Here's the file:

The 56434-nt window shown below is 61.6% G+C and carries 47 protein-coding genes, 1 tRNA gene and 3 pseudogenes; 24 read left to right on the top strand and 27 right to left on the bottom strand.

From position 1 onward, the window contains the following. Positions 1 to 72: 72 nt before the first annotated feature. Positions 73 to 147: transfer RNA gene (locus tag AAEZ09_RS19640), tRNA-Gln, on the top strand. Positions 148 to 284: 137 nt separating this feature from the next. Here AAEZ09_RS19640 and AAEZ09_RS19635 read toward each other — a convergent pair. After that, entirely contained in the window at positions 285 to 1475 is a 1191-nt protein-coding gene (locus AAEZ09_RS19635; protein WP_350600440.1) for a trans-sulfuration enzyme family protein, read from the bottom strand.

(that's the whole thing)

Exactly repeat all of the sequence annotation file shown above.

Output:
The 56434-nt window shown below is 61.6% G+C and carries 47 protein-coding genes, 1 tRNA gene and 3 pseudogenes; 24 read left to right on the top strand and 27 right to left on the bottom strand.

From position 1 onward, the window contains the following. Positions 1 to 72: 72 nt before the first annotated feature. Positions 73 to 147: transfer RNA gene (locus tag AAEZ09_RS19640), tRNA-Gln, on the top strand. Positions 148 to 284: 137 nt separating this feature from the next. Here AAEZ09_RS19640 and AAEZ09_RS19635 read toward each other — a convergent pair. After that, entirely contained in the window at positions 285 to 1475 is a 1191-nt protein-coding gene (locus AAEZ09_RS19635; protein WP_350600440.1) for a trans-sulfuration enzyme family protein, read from the bottom strand.